(NOTE: This experiment was slated to be the second use of my new gas barbecue and so was supposed to be as much about learning the characteristics of the equipment as it is the flavorings I was working with. Unfortunately, as you will see, things did not work out that way).
There are many different approaches to barbecuing ribs; pre-cooking or not, marinating or using a dry rub, saucing during cooking or not until afterward (to name a few issues), and many people will insist that one set method is the only proper way to do things. Naturally, this is nonsense but, at some point, I would very much like to do a systematic test of the various different techniques so as to compare and contrast the different results. For this experiment, however, I am adopting a very simple approach and will simply just do a straight forward grilling at moderate heat using side-ribs that have been given a long marinade using a spicy and tangy wet-rub…
- 1 rack of pork ribs;
- 1 ½ tbsp. Chili-Ginger-Garlic Paste;
- 1 tbsp. Lemon Juice;
- 1 tsp. Olive oil;
- 1 ½ tbsp. Sugar;
- 1 tbsp. minced Lemon Zest;
- 1 tsp. Salt;
- 5 or 6 Lemon Slices;
First mix all the ingredients except the ribs and lemon slices in a bowl, mashing well with the back of a fork to blend the flavors.
Now, use a sharp knife to score the ribs all over to allow the marinade to penetrate, pay special attention to the concave side and make multiple cuts through the membrane. Many recipes call for this to be removed entirely but I have never yet done this and don’t believe it to be especially desirable. Once you have done this, spread the wet-rub all over the ribs, making sure to include the edges, and massage the mix well into the meat. Place the ribs on a suitable platter or pan, place the lemon slices on top and then pop everything in the fridge to marinate overnight.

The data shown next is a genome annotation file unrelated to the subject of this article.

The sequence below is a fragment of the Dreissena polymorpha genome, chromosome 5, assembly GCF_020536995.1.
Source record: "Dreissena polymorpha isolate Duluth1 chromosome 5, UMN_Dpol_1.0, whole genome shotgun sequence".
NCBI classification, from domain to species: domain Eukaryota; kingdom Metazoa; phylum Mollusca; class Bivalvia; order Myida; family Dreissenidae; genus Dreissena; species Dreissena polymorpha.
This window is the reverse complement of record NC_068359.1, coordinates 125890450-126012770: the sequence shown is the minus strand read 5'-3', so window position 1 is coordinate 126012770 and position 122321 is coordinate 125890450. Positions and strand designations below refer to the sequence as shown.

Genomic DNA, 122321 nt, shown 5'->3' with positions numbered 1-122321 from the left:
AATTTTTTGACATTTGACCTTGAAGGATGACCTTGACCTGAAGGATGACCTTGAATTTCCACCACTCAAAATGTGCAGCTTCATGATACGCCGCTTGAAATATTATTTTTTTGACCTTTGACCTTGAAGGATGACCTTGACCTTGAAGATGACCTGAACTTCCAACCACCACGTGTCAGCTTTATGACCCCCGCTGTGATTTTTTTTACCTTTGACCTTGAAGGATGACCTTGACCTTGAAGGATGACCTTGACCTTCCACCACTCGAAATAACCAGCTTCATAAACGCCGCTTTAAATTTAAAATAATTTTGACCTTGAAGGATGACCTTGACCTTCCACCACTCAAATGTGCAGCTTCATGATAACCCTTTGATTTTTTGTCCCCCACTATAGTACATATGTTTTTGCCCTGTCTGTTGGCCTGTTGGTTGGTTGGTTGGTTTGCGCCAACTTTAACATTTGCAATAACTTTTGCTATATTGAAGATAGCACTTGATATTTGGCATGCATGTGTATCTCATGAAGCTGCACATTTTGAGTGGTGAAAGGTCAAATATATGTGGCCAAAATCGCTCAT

Well folks, I am unhappy to report that, after marinating the ribs I awoke the following morning to a very wet and windy day that looked set to be nasty indefinitely. I don’t mind a little wetness but the wind was too high to allow me to use the grill so, instead, I ended up baking the ribs in the oven.
To achieve the same sort of result as I would on the grill I slow-cooked the ribs at low temperature until they were tender and as nicely browned as possible. Had I been able to use the barbecue, I would have cooked the ribs on a part of the grill with low flame and kept the other burners at nearly full flame to keep the temperature inside the cover fairly hot. Then, just before the end I would have turned up the burner beneath the ribs for the final touch. It is a shame I couldn’t do that on this but, such is life…
I am still getting used to the characteristics of my new oven but 250 degrees seemed about right and I baked the ribs for about 2 hours, first with the concave side up, and then down. I half expected that a quick go under the broiler might be necessary for a bit of color but, as it turns out, this was not necessary…
Well… not a great success. I served the ribs with some noodles spiced up with just a smidgen of Galingale Curry Paste and some chopped scallions. I also added just a splash of chopped red chili paste for some color.
My wife’s take on the whole thing was : ‘Not your best’ and ‘It’s alright’. Hardly a ringing endorsement but, ultimately, I had to agree. Overall, the flavor was indecisive, bland and didn’t have any excitement at all. There was nothing wrong with it particularly… it just didn’t sing!
Having said that, however, it struck me that, although my wife and I weren’t crazy about the result, it still might appeal to others. Years ago, we were down in Florida and some hosts took us to a BBQ place that they apparently enjoyed very much. Everybody raved about the BBQ meat but my wife and I could only exchange glances and wonder what the heck was supposed to be so good about it, Basically it was boring and bland, as far as we were concerned and the result of this experiment, while maybe (and just maybe) tastier to others, was not much better than the Florida stuff to our minds… I’d say that all this dish needs is a little tweaking but, too be honest, I have to mark this down as one of my failures… It’s a shame, really; they were such nice ribs to begin with.